The data analysis will be abductive. Even though focus is not on theory building, abduction is still what describes best the movement in the data analysis: a combination of initially inductive, bottom-up, data-based analysis, and then later on more deductive triangulation with literature and own epoché. “The theories developed in abductive analysis denote an attempt to generalize causal links and descriptions of the world out of particular empirical instances.” (Timmermans & Tavory, 2012, p.174)

On authenticity

Authenticity as a term is applied quite differently in the literature and across many disciplines and fields. In this study it is primarily understood in the sense of “self-authenticity” (Newman & Smith, 2016), and in relation to ‘the music therapist’s authentic use of self’ (Lawes, 2020).

Newman & Smith (2016) categorizes authenticity in the four following categories: 1: Historical Authenticity. 2: Categorical Authenticity. 3: Value Authenticity and 4: Self Authenticity. On ‘Self Authenticity’ Newman & Smith write: “This, in our view, is perhaps the most difficult concept to concretely articulate. However, when contrasted with the other types outlined above, it seems possible to at least get some grasp of its boundaries.” (p.613) In other words; a concept hard to comprehend and which is best defined by looking at what it is not. Later on Newman & Smith write: “We also noted that the psychological processes underlying the different types of authenticity have been relatively understudied (...). Thus, we suggest that the study of authenticity should not be limited to categorizing different kinds of authenticity but can be empirically tested as a psychological process with unique predictors and consequences.” (Newman & Smith, 2016, p. 616)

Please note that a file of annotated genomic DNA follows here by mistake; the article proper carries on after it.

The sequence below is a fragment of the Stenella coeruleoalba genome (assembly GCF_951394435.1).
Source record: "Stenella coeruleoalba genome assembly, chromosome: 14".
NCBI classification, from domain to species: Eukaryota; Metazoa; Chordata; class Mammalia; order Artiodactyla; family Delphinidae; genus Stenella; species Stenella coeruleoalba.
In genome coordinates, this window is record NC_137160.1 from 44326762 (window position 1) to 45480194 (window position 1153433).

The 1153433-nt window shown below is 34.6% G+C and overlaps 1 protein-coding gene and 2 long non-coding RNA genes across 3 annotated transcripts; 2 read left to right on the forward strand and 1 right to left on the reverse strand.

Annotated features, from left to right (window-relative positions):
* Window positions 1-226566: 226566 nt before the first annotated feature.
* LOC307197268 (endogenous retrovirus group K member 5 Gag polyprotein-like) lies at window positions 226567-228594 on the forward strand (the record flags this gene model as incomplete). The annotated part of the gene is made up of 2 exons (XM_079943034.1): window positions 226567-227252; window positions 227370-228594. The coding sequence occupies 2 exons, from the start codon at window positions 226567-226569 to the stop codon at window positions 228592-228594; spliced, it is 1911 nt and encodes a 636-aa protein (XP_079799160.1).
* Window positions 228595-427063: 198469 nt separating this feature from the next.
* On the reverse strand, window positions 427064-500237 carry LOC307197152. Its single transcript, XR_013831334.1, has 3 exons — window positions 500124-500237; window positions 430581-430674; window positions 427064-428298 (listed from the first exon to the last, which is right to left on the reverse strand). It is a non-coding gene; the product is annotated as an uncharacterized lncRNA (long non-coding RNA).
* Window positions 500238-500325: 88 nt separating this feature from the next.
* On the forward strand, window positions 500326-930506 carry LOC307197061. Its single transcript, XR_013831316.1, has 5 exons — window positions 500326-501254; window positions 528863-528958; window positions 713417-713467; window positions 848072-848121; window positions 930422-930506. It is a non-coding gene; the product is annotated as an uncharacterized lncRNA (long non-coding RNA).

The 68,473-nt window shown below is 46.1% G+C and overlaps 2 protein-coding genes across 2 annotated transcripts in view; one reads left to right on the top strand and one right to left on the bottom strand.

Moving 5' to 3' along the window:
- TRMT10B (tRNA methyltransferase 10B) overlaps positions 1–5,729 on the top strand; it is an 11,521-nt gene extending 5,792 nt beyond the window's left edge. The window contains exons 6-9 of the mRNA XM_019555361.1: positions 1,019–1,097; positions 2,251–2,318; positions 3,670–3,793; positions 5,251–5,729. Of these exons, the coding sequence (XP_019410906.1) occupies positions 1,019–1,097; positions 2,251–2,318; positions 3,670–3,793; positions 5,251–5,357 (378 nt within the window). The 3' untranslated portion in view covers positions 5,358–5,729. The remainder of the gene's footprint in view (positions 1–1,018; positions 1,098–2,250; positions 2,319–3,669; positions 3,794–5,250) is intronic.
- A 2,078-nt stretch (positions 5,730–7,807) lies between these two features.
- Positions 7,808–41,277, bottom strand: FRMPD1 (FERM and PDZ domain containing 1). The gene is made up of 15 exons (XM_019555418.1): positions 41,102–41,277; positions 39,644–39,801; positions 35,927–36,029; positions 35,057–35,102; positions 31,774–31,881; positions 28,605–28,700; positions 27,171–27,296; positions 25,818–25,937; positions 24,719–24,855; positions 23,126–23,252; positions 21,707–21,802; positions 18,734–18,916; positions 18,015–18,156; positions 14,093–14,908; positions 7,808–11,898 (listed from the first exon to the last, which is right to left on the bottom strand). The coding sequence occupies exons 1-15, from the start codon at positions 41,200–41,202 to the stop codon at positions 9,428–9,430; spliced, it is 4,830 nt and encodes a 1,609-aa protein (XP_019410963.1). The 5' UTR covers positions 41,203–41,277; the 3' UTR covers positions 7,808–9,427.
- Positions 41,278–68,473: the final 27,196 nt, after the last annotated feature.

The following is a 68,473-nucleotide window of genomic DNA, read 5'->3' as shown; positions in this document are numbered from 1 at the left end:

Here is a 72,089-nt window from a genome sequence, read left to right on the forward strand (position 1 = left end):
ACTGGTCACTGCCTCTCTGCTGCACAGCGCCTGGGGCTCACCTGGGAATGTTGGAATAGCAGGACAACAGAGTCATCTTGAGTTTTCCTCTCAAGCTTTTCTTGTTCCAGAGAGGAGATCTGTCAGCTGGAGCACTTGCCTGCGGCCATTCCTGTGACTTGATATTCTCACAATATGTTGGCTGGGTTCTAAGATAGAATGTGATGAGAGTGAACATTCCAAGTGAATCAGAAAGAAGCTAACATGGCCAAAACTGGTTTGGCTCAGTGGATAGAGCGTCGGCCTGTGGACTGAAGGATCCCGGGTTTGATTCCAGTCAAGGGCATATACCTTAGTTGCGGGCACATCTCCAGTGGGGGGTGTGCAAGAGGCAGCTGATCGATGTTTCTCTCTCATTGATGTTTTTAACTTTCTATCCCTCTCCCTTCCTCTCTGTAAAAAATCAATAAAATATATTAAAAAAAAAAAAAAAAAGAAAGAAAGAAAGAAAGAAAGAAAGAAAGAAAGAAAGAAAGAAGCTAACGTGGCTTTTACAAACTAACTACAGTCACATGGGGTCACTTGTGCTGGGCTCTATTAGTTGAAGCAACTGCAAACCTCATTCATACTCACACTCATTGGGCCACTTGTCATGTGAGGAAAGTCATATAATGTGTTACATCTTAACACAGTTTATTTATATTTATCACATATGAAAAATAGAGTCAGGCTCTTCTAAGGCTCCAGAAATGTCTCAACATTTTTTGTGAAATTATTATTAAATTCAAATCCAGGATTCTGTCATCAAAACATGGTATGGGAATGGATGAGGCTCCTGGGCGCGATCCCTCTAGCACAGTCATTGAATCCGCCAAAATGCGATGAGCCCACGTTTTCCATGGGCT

Martin Lawes, a music therapist, lecturer and GIM therapist, and GIM trainer draws on many theorists to try to extract the phenomenon of being authentically present. He uses – among others – James S. Grotstein and Daniel Stern in the understanding of his ‘dream-level intersubjectivity’: “My musical response felt authentic because it emerged out of a dream-level process which inevitably drew on my own personal repertoire of assimilated music experiences. Music therapy, I believe, requires the therapist to have the capacity to respond in such an authentic way to the client involving dreaming and intersubjective relating. For the potential of music therapy to be fully realised for the client, the work is never simply about the client’s process alone. Rather, music therapy involves the client’s and therapist’s personal processes becoming intertwined in the music, the therapist needing to be fully involved in this.” (Lawes, 2020, p.11)


Braun, V. & Clarke, V. (2006). Using thematic analysis in psychology. Qualitative Research in Psychology. 3:2, 77- 101. Doi: https://doi.org/10.1191/1478088706qp063oa

Lawes, M. (2020). On improvisation as dreaming and the therapist’s authentic use of self in music therapy. British Journal of Music Therapy, 34(1). 6-18.

Newman, G.E. & Smith, R.K. (2016). Kinds of Authenticity. Philosophy Compass, 11(10). 609–618.

Timmermans, S. & Tavory, I. (2012). Theory Construction in Qualitative Research: From Grounded Theory to Abductive Analysis. Sociological Theory, 30(3). 167-187.